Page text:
[authors: Stuart N. Alperin, Neil M. Leff, Regina Olshan, Erica Schohn, Joseph M. Yaffe, Timothy A. Nelsen, Kristin M. Davis, Berit R. Freeman, Alessandra K. Murata, David C. Olstein, Barbara R. Mirza]
New ISS Peer Group Methodology
One of the most controversial issues during the 2012 proxy season was the degree to which the peer groups chosen by Institutional Shareholder Services (ISS) varied from the peer groups chosen by companies. As we highlighted in our recent mailing on the subject (Inside The ISS Policy Updates for 2013) , ISS has revised its methodology to, among other things, place a greater weight on a company’s self-selected peer group in order to identify additional Global Industry Classification Standard (GICS) codes that may be relevant.
Prioritization of Potential Peers
ISS’ new methodology will prioritize peers that are either in the subject company’s own peer group or have chosen the subject as a peer, as well as companies with numerous connections to these “first-degree” peers, and has further noted that within those groups, peers closer in size will be preferred.
The Frequently Asked Questions on Peer Group Selection Methodology (the FAQs) just released by ISS provide more detail about the process, including that the peer group will be constructed by looking at companies from the following categories of the “potential peer universe,” considered in this order:
the subject company’s own 8-digit GICS group
the subject company’s peers’ 8-digit GICS groups
the subject company’s 6-digit GICS group
the subject company’s peers’ 6-digit GICS groups
the subject company’s 4-digit GICS group
ISS has emphasized that not all of a company’s self-selected peers will necessarily appear in the ISS peer group, since other considerations could prevail, including keeping the subject company at the median of the peer group and keeping a particular industry from being overrepresented. Where a company uses multiple peer groups for different purposes, it is the peer group used for CEO pay benchmarking purposes that ISS views as relevant for purposes of the pay for performance analysis.
Revenue and Asset Ranges
The FAQs note that while the revenue range for potential peers generally will be from 0.4 to 2.5 times the company’s revenue, this range will be expanded for companies with revenues greater than $10 billion and less than $200 million. Companies with less than $100 million in revenues will be treated as having $100 million in revenues. Where both the subject company and the potential peer with which it is being compared fall within a particular list of 8-digit GICS groups (all related to financial services), the analysis will be based on balance sheet assets rather than revenues.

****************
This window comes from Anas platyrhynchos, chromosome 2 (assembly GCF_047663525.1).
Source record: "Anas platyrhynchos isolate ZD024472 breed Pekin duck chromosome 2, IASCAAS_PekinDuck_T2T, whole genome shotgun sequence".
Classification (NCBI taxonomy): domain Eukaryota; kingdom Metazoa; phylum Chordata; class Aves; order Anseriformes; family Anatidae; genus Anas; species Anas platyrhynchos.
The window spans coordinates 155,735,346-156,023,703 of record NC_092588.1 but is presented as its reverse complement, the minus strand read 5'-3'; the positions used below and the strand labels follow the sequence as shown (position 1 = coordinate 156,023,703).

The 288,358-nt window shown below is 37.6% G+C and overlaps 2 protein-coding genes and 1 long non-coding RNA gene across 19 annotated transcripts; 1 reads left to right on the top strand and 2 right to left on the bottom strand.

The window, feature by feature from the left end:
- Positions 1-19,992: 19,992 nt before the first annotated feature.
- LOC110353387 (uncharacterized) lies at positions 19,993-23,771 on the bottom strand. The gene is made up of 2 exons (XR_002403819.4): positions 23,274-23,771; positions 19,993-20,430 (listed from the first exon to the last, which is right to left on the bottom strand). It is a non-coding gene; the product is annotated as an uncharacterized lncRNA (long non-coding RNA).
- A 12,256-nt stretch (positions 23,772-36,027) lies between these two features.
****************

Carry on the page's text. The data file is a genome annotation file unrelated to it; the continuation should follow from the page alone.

Foreign-domiciled companies that file annual proxies, 10-Qs and 10-Ks may be included by ISS in the peer group, but privately held or other foreign-domiciled companies will not be eligible for inclusion.
ISS states that it will not apply the methodology mechanically, and where the methodology appears to have created a peer group that is either inappropriate or contains an insufficient number of peers, ISS will conduct an individualized analysis in order to construct an appropriate peer group.
Providing Updated Information to ISS
With the goal of improving its peer group determination process for 2013, ISS is giving companies until December 21, 2012, to submit any peer group changes which have occurred since the most recent disclosure of the peer group. Anticipated changes to the peer group also may be submitted, but ISS has indicated that in any event the information submitted to ISS as part of this process should match the peer group information that is disclosed in the 2013 proxy.
We encourage companies whose peer group will be changing for 2013 to consider submitting information to ISS as part of this new process, and we would be happy to answer any questions in that regard.